During the day yesterday, we went on an excursion to the top of the mountain to check out some the other telescopes here on Kitt Peak. We drove up and I realized that the layout of the peak felt familiar to me for some reason, then I realized – it felt like a theme park! There was a wide main path with other, smaller paths curving off it to each of the individual telescopes, like lines to ride on roller coasters. This comparison is probably actually just the result of my brain connecting two of my favorite things, but I stand by it. The shop and telescopes were closed to visitors for the day, so we decided to leave and return the next day. As we were walking back to the car, a bird very helpfully decided to ruin my day. It would be just my luck to get pooped on. I’m including this part of my story partially for the sake of representing the daily life of a scientist authentically, but mostly because I promised Facebook that I would. There it is.
We returned to the telescopes in the evening and set up to do – you guessed it – more photometry. We came to the telescopes with a list of potential targets, but ended up paying the most attention to just one system. The system itself has a rather unique and interesting light curve and a short period (meaning we could map out multiple eclipses over our time here), so it became our focus. I was running the 1.3 meter again. At this point, I felt really comfortable with the controls. I hardly needed any guidance and even managed to get some classwork done while the data was rolling in.
We went back up the mountain today at an earlier time than yesterday. There was more time to walk around and look in the telescopes that were open to the public. I stopped by the gift shop to convince myself that I need yet another astronomy-related t-shirt. We also checked out some historical and artistic installations, many of which were created by and/or featuring the people of the Tohono O’odham Nation. The top 300 ft of the mountain are leased by the National Science Foundation from the Tohono O’odham Nation. That heritage is very deliberately represented in many places around Kitt Peak; it’s visible in the art, the crafts in the gift shop, and the history of cooperation detailed in the visitor center. I’m glad to be working at a site where scientists make the effort to respect and cooperate with the native residents and it’s unfortunate that it isn’t a universal experience.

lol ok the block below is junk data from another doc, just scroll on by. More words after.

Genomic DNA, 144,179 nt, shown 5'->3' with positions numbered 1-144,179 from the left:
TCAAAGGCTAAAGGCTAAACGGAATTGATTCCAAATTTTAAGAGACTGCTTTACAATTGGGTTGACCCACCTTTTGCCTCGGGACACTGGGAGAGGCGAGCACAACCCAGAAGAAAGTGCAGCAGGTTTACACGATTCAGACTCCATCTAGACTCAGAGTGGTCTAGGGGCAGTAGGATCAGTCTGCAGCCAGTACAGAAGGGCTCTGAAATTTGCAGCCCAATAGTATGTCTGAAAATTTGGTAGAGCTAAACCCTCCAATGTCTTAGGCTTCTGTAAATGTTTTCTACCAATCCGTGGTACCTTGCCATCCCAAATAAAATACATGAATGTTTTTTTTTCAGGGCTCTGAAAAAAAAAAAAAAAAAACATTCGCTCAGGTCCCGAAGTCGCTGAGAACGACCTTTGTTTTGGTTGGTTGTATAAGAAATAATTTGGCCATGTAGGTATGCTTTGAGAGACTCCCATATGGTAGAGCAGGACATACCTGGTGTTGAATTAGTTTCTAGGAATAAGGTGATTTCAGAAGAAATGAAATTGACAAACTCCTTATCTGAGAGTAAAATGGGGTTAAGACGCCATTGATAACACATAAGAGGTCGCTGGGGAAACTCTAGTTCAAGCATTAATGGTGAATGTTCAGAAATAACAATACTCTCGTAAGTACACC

We were in no hurry to start tonight; there wouldn’t be an eclipse of the system until later in the night. Instead, we stood out behind the 2.4 meter telescope and watched the sky. The International Space Station was passing overhead within an hour of the official autumn equinox! Even though it just appears to be a blip moving across the sky, it’s amazing to think about the fact that there are people aboard looking back down on us.
As we began collecting data, it finally started to set in that this would be my last night here. This really has been an incredible experience. It’s been very reaffirming. There was a time in my life (not too long ago at all – two years ago? one year ago, even?) when I didn’t think I would ever “make it” as an astronomer. I was very worried I wouldn’t be able to handle it, but look at me now! I spent the whole week handling it! I can barely imagine returning to class tomorrow. Now that I’ve had a taste of life as an astronomer outside of the classroom, I don’t want to go back. I will, of course. I’m going to need a degree eventually if I want to keep doing this. Frankly, I’ll do whatever it takes to keep doing this for the rest of my life.
We leave to catch our flight in five hours, but I’ll be back, Kitt Peak. I promise.